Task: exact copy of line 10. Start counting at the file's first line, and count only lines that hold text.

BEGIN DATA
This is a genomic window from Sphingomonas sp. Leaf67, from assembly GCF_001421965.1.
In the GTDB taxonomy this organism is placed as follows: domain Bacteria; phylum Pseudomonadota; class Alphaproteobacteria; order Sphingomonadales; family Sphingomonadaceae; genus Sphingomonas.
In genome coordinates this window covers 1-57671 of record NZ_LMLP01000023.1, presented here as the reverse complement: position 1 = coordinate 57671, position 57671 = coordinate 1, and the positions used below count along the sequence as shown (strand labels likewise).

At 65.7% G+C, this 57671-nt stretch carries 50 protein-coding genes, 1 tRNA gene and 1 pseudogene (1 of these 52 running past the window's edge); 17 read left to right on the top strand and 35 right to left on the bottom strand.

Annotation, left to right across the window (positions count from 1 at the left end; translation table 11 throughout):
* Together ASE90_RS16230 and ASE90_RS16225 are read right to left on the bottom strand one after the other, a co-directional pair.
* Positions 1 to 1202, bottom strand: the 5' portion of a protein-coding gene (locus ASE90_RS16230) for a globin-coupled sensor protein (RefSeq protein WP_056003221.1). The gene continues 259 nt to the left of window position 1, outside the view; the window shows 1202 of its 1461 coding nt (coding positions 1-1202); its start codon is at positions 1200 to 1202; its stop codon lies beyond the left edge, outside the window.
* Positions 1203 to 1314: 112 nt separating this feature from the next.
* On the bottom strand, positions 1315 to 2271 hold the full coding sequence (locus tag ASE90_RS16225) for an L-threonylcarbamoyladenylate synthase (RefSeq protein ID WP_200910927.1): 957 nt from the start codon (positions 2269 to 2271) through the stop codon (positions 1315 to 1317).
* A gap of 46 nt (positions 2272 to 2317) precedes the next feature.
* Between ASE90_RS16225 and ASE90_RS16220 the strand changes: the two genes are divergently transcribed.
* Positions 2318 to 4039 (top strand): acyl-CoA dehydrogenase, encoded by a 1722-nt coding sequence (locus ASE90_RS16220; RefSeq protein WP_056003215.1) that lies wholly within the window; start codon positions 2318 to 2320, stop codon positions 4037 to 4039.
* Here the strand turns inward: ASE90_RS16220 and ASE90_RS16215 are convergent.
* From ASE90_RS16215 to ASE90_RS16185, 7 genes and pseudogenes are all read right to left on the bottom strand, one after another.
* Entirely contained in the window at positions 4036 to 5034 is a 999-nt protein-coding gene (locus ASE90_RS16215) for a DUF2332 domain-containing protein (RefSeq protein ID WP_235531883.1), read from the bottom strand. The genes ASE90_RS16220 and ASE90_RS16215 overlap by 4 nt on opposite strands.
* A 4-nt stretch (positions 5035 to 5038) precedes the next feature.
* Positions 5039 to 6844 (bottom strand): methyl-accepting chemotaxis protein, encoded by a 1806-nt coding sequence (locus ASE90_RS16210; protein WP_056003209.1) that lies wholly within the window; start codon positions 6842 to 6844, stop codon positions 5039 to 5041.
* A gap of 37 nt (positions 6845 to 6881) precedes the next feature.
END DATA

* A gap of 46 nt (positions 2272 to 2317) precedes the next feature.